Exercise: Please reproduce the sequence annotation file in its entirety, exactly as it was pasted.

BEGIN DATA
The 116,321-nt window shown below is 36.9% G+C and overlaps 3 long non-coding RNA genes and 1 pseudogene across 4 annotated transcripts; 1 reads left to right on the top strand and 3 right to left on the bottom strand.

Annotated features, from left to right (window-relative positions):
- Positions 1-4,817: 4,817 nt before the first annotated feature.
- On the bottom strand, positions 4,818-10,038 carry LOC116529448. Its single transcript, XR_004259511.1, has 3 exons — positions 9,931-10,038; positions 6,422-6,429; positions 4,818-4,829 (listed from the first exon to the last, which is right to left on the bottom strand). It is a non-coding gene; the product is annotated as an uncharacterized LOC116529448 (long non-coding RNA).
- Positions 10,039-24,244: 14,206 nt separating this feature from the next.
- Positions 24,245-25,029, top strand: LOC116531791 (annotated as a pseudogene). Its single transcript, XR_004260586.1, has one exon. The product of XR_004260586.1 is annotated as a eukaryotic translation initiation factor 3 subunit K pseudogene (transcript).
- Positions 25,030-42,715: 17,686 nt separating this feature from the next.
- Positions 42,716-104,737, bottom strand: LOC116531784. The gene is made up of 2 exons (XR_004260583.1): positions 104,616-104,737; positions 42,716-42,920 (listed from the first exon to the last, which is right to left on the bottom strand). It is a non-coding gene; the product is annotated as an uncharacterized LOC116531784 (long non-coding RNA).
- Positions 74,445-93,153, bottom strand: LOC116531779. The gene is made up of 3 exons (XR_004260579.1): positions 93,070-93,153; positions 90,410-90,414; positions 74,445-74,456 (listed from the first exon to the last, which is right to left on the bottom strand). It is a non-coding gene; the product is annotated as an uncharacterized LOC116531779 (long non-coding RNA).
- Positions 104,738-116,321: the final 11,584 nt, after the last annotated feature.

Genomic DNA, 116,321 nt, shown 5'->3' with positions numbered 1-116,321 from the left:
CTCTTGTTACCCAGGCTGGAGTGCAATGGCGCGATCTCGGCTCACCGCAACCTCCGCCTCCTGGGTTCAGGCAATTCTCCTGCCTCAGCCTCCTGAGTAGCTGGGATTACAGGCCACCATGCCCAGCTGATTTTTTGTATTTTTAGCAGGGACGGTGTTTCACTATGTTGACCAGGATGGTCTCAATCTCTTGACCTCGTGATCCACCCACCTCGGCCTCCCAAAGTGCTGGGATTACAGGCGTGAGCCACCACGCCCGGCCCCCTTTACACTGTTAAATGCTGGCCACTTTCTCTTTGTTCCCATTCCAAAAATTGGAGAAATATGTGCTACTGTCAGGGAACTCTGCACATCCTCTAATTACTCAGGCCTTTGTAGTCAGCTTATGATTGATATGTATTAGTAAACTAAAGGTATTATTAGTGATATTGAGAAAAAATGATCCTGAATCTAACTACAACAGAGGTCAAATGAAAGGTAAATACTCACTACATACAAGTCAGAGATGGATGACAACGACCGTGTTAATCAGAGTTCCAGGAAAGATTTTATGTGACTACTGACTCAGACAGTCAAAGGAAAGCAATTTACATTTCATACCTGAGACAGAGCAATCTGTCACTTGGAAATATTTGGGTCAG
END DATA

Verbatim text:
The 116,321-nt window shown below is 36.9% G+C and overlaps 3 long non-coding RNA genes and 1 pseudogene across 4 annotated transcripts; 1 reads left to right on the top strand and 3 right to left on the bottom strand.

Annotated features, from left to right (window-relative positions):
- Positions 1-4,817: 4,817 nt before the first annotated feature.
- On the bottom strand, positions 4,818-10,038 carry LOC116529448. Its single transcript, XR_004259511.1, has 3 exons — positions 9,931-10,038; positions 6,422-6,429; positions 4,818-4,829 (listed from the first exon to the last, which is right to left on the bottom strand). It is a non-coding gene; the product is annotated as an uncharacterized LOC116529448 (long non-coding RNA).
- Positions 10,039-24,244: 14,206 nt separating this feature from the next.
- Positions 24,245-25,029, top strand: LOC116531791 (annotated as a pseudogene). Its single transcript, XR_004260586.1, has one exon. The product of XR_004260586.1 is annotated as a eukaryotic translation initiation factor 3 subunit K pseudogene (transcript).
- Positions 25,030-42,715: 17,686 nt separating this feature from the next.
- Positions 42,716-104,737, bottom strand: LOC116531784. The gene is made up of 2 exons (XR_004260583.1): positions 104,616-104,737; positions 42,716-42,920 (listed from the first exon to the last, which is right to left on the bottom strand). It is a non-coding gene; the product is annotated as an uncharacterized LOC116531784 (long non-coding RNA).
- Positions 74,445-93,153, bottom strand: LOC116531779. The gene is made up of 3 exons (XR_004260579.1): positions 93,070-93,153; positions 90,410-90,414; positions 74,445-74,456 (listed from the first exon to the last, which is right to left on the bottom strand). It is a non-coding gene; the product is annotated as an uncharacterized LOC116531779 (long non-coding RNA).
- Positions 104,738-116,321: the final 11,584 nt, after the last annotated feature.

Genomic DNA, 116,321 nt, shown 5'->3' with positions numbered 1-116,321 from the left:
CTCTTGTTACCCAGGCTGGAGTGCAATGGCGCGATCTCGGCTCACCGCAACCTCCGCCTCCTGGGTTCAGGCAATTCTCCTGCCTCAGCCTCCTGAGTAGCTGGGATTACAGGCCACCATGCCCAGCTGATTTTTTGTATTTTTAGCAGGGACGGTGTTTCACTATGTTGACCAGGATGGTCTCAATCTCTTGACCTCGTGATCCACCCACCTCGGCCTCCCAAAGTGCTGGGATTACAGGCGTGAGCCACCACGCCCGGCCCCCTTTACACTGTTAAATGCTGGCCACTTTCTCTTTGTTCCCATTCCAAAAATTGGAGAAATATGTGCTACTGTCAGGGAACTCTGCACATCCTCTAATTACTCAGGCCTTTGTAGTCAGCTTATGATTGATATGTATTAGTAAACTAAAGGTATTATTAGTGATATTGAGAAAAAATGATCCTGAATCTAACTACAACAGAGGTCAAATGAAAGGTAAATACTCACTACATACAAGTCAGAGATGGATGACAACGACCGTGTTAATCAGAGTTCCAGGAAAGATTTTATGTGACTACTGACTCAGACAGTCAAAGGAAAGCAATTTACATTTCATACCTGAGACAGAGCAATCTGTCACTTGGAAATATTTGGGTCAG